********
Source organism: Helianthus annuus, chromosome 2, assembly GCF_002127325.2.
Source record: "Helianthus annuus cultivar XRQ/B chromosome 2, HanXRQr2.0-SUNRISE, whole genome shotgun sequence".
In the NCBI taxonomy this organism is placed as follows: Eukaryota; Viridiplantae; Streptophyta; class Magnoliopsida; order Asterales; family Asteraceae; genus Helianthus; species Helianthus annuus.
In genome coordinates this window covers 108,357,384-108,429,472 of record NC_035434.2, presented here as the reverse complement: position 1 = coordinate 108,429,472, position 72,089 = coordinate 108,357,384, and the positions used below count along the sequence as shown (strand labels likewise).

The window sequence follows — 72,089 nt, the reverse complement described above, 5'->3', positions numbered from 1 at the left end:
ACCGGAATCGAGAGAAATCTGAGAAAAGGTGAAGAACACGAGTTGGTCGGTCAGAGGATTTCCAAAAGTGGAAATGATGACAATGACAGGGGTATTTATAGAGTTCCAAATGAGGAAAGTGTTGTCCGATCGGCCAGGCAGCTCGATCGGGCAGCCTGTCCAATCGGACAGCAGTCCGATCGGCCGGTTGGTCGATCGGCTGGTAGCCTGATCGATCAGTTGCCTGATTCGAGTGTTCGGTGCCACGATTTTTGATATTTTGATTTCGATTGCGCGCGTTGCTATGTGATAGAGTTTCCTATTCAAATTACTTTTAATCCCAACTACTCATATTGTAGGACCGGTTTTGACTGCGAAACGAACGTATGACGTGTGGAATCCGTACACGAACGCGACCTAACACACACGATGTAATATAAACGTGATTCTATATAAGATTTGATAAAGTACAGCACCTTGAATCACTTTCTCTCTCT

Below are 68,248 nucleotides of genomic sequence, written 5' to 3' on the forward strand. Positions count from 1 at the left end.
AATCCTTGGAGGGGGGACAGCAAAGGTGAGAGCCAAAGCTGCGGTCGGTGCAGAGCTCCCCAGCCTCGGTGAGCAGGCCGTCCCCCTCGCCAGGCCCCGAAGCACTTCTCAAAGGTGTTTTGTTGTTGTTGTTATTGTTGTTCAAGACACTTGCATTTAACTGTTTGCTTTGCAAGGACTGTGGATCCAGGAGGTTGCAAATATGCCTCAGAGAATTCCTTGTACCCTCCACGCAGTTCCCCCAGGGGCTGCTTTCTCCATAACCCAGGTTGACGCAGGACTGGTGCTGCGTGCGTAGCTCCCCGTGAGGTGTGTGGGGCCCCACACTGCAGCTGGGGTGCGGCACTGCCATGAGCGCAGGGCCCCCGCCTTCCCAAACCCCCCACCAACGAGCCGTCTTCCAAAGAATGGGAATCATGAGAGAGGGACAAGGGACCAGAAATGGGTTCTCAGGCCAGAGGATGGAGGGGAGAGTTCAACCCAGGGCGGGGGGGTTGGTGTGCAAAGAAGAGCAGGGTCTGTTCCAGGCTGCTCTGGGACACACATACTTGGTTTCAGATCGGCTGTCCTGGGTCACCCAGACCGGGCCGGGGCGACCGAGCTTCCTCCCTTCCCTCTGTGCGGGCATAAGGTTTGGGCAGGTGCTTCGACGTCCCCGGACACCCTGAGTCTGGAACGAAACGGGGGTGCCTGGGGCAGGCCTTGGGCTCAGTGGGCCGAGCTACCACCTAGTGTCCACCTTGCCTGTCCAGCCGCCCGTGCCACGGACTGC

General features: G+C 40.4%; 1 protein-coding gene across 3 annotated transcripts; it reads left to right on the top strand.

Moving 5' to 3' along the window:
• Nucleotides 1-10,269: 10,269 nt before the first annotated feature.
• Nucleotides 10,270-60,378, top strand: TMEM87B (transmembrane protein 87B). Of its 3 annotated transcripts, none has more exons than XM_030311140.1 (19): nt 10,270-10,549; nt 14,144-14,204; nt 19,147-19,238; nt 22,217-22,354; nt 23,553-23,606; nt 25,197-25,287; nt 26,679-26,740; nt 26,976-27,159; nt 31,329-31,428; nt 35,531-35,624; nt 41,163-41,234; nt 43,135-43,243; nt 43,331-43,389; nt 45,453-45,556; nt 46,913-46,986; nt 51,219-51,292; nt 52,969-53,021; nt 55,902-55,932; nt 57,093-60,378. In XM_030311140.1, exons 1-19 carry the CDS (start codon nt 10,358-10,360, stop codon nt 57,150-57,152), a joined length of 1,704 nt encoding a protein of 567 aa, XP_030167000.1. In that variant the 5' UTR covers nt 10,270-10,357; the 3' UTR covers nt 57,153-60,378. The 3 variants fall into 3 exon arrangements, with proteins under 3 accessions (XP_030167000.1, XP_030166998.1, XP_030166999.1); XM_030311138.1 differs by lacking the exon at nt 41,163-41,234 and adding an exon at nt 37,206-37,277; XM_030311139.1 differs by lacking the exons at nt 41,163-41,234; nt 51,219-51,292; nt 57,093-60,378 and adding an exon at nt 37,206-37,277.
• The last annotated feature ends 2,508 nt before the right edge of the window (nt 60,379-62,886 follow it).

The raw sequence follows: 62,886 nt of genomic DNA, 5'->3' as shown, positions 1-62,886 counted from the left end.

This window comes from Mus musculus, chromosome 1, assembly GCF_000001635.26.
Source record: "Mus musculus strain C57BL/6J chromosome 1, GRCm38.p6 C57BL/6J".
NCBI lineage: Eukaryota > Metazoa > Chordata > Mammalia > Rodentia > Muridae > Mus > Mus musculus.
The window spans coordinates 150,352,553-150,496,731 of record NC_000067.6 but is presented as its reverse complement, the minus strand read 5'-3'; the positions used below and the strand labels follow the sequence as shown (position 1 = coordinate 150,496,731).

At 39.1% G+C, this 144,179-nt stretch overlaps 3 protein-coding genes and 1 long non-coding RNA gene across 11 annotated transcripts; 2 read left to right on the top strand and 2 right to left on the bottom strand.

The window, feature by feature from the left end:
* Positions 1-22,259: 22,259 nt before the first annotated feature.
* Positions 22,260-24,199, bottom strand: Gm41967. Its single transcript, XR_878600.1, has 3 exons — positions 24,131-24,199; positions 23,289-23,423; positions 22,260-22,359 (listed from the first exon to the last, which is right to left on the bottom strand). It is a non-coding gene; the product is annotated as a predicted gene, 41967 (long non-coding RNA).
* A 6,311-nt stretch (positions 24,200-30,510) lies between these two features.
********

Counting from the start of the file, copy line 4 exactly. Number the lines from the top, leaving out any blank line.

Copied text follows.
In genome coordinates this window covers 108,357,384-108,429,472 of record NC_035434.2, presented here as the reverse complement: position 1 = coordinate 108,429,472, position 72,089 = coordinate 108,357,384, and the positions used below count along the sequence as shown (strand labels likewise).